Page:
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Leader to Leader

This award-winning journal delivers insights from today's most-respected thought leaders as they

  • address the challenging issues we all face
  • discuss new strategies for competition and cooperation across all sectors 
  • share insights that you and organization can use to prepare for the opportunities ahead
  • create the organizations of the future
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News from Leader to Leader

Managing Editor Bruce Rosenstein Honored by Association of Independent Information Professionals

October 5, 2015

Congratulations to Bruce Rosenstein, Managing Editor of Leader to Leader, who was recently named the winner of the 2016 Roger Summit Award by the Association of Independent Information Professionals (AIIP).

Past Presidents of the AIIP independently fund the Roger Summit Award Lecture for the purpose of sponsoring an industry leader to attend and speak at the annual AIIP Conference. The intent of the award is to attract an individual who will inspire and challenge AIIP members, contributing to the continuing education and development of the attendees. The person selected each year is an innovative thinker or is able to present ideas in a manner that stretches the minds and imaginations of attendees. Roger Summit, founder of Dialog (now ProQuest Dialog), is considered one of the fathers of online information.

Hesselbein and Company

Serving Our Employees and Volunteers: Teaching, Mentoring and Spirit-Building in the Workplace

Fall 2014

There are a number of disconcerting phenomena that characterize today's workplace in the United States. One that is particularly troubling is the depleted energy and degraded spirit of our most important asset—our people.

Finding causes would be easy, and two plausible possibilities come to mind immediately. First, although the Bureau of Labor Statistics says the most recent recession to the U.S. economy officially ended in June 2009, economists and experience tell us the impacts and recovery, like the recession itself, are years in the making. Besides the devastating financial and economic effects, we could blame the recession for draining the emotional and motivational psyche of employees across the country. Employee loyalty is down as is loyalty and satisfaction from customers; passion is hard to find, because it seems business processes aren't the only thing technology has “automated,” and connectedness and community have been supplanted by self-interest and isolation. But, if that isn't enough, another more subtle, albeit just as demoralizing, culprit can be indicted. We could blame the slow deterioration of our employees' emotional and mental wellness in the “profit-first, double-digit returns” (read greed) that pervades the corporate strategies and policies of some businesses. In these cases, the push for profits seems to be without consideration for the impact on people, and can result in job layoffs and eliminations; but this disregard can certainly have the same deleterious effects on people who are left in the workplace after others have been let go.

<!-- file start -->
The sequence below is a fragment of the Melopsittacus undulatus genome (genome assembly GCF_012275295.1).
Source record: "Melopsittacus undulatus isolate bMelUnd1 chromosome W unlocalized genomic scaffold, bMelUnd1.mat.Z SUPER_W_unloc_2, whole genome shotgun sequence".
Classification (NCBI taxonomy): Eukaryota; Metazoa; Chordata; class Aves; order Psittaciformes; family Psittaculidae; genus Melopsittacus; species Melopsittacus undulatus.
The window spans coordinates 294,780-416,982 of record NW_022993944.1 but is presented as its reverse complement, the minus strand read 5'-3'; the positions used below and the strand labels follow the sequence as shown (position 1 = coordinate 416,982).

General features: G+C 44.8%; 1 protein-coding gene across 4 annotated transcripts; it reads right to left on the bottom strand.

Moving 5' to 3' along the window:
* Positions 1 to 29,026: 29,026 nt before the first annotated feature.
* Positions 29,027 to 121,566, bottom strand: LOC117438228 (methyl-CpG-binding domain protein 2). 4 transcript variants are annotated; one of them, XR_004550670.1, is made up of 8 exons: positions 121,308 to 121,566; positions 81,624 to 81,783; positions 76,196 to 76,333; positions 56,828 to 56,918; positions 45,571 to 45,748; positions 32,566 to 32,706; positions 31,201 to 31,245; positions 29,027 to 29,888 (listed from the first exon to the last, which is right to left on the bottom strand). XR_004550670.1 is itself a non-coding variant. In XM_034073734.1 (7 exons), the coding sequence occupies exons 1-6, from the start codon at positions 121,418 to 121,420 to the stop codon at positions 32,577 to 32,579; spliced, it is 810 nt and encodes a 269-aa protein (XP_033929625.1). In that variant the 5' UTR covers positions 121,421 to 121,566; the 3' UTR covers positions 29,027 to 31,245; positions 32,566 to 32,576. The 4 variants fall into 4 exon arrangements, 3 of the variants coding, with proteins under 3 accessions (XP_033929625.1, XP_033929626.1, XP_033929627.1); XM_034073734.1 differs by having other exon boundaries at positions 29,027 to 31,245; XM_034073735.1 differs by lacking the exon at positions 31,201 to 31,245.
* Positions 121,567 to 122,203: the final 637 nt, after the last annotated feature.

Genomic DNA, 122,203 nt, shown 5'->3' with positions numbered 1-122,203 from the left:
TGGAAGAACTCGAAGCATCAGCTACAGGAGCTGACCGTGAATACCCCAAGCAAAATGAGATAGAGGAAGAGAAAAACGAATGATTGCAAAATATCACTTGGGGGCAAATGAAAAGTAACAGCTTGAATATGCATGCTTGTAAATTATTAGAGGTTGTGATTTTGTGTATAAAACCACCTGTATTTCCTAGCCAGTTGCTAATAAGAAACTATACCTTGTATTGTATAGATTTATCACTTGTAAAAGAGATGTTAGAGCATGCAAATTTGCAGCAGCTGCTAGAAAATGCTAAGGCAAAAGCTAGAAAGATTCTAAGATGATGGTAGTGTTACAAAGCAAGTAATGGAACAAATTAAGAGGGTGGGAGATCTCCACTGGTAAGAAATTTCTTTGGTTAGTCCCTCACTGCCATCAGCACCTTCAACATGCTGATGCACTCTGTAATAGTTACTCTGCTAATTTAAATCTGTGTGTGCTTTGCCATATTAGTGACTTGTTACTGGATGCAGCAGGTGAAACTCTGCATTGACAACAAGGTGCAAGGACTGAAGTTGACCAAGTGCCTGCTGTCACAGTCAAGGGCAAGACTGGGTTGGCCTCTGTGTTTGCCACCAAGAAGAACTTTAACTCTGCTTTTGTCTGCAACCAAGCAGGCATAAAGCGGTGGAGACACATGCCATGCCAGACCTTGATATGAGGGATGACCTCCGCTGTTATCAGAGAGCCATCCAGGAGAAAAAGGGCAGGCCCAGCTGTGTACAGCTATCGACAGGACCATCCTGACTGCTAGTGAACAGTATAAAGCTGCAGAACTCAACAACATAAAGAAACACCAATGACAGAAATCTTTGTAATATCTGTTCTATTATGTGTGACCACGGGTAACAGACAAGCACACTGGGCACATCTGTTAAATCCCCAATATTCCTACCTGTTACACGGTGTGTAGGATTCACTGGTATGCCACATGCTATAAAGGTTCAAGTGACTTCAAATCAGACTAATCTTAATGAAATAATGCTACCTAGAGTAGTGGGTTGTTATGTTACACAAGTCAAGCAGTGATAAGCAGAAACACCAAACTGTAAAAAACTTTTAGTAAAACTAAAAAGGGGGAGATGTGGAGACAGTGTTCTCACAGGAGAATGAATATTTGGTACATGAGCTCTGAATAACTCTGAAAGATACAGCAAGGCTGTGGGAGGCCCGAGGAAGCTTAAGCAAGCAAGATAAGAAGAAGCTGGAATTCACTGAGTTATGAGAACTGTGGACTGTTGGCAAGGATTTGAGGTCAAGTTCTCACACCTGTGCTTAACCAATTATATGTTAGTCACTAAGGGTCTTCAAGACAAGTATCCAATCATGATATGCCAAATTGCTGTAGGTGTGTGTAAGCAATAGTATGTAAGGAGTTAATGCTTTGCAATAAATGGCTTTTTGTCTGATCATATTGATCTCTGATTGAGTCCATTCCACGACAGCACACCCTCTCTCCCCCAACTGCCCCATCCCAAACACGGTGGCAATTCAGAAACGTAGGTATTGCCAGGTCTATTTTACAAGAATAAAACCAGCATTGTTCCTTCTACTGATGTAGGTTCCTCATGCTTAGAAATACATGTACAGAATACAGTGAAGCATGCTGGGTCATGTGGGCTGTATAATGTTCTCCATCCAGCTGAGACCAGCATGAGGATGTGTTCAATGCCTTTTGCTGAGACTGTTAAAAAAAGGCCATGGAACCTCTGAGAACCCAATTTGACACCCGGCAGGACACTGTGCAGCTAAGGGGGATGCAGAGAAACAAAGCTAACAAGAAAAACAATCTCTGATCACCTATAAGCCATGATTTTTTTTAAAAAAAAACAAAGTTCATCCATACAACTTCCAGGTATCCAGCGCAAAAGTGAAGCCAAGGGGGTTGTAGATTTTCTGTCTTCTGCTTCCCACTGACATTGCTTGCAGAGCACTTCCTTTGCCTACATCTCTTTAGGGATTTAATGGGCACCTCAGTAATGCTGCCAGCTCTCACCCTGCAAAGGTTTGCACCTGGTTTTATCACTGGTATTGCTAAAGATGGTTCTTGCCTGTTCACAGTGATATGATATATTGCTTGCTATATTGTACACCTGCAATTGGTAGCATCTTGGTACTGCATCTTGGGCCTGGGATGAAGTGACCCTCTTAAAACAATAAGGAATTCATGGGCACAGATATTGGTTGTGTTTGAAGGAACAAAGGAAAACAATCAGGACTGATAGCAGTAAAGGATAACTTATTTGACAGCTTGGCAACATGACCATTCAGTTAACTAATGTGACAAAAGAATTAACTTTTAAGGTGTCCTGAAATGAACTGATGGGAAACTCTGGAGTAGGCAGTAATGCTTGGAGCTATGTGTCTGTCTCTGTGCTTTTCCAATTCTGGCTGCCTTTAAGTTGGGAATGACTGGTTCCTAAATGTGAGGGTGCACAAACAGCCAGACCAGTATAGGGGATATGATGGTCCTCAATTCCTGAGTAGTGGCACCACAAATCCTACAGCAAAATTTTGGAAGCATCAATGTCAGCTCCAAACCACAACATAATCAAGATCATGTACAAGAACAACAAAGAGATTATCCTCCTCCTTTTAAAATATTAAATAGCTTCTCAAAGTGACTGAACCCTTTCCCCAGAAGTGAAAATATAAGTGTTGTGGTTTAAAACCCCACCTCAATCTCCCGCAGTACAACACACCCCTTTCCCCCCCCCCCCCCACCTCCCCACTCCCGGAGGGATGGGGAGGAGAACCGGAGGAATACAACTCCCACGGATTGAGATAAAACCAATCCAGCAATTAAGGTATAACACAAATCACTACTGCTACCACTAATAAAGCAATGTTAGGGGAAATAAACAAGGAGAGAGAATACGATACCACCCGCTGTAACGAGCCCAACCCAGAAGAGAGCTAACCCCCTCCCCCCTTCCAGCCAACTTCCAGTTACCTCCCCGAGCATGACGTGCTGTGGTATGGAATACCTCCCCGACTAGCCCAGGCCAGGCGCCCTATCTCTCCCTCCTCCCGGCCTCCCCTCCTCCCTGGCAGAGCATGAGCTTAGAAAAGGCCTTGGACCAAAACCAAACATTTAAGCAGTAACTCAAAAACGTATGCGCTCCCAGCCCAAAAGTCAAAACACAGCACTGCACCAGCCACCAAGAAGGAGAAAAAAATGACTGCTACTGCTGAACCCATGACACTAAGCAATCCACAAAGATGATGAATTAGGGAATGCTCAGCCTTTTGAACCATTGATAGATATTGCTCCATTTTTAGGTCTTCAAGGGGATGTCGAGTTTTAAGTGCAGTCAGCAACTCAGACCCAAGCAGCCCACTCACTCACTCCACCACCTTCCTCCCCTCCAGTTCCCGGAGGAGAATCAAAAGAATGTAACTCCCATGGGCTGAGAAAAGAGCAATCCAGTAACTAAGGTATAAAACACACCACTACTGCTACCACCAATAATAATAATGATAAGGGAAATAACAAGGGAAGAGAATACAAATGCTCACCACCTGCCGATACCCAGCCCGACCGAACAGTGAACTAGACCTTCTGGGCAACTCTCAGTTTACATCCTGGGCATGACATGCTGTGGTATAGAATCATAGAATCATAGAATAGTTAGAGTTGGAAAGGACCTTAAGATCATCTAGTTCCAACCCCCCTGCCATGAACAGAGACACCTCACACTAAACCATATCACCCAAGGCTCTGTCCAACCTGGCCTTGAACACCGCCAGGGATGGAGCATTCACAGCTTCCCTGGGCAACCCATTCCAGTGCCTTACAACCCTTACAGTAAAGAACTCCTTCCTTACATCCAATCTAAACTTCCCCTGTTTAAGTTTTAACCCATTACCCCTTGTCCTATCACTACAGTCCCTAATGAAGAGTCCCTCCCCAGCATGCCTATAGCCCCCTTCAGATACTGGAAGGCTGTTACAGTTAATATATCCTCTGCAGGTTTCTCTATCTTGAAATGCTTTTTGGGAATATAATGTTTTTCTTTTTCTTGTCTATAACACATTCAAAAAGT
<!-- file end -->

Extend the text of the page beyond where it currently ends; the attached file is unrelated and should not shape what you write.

Stephanie L. Foster

My Leadership Lesson Recently Relearned: Positivity as an Intentional Leader Bias

December 26, 2013

It is a privilege to join Leader to Leader readers in the study and sharing of lessons learned and advancements in leadership development. I am a recently retired colonel from the U.S. Army with more than twenty-five years of military service. As a graduate of the United States Military Academy, the principles of leadership espoused and practiced in the military have significantly shaped my professional life.

Over the course of my military career, I have had the distinct privilege of working with diverse populations of professionals, including fellow Army, Air Force, Marine, and Navy military members, Department of Defense civilians, and hosts of nonmilitary professionals, such as contractors, scientists, engineers, researchers, corporate leaders, and academics. To be expected, the heterogeneity of my teammates grew as my rank and responsibilities increased. When I began my career as a second lieutenant, I was responsible for a small group of truck drivers—all military and of lesser rank and longer military experience than me. Twenty-two years later, my command responsibilities as a colonel included leadership of a matrix organization of military, Department of Defense civilian, and contractor personnel entrusted with the provision of advanced target acquisition and laser equipment for military members. Once again, my workforce possessed greater experience than me in the technical development of the command’s commodities.

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Meet the Editor

Frances Hesselbein

One of the most highly respected experts in the field of contemporary leadership development, Frances Hesselbein is the president and CEO of the Frances Hesselbein Leadership Institute (formerly the Peter F. Drucker Foundation for Nonprofit Management). In 1998, Mrs. Hesselbein was awarded the Presidential Medal of Freedom, the highest civilian honor in the United States, by President Bill Clinton. The award recognized her leadership as CEO of Girl Scouts of the USA from 1976 to 1990, her role as the founding president of the Drucker Foundation, and her service as ‘‘a pioneer for women, volunteerism, diversity, and opportunity.’’

Bruce Rosenstein
Managing Editor

Peter Economy
Associate Editor

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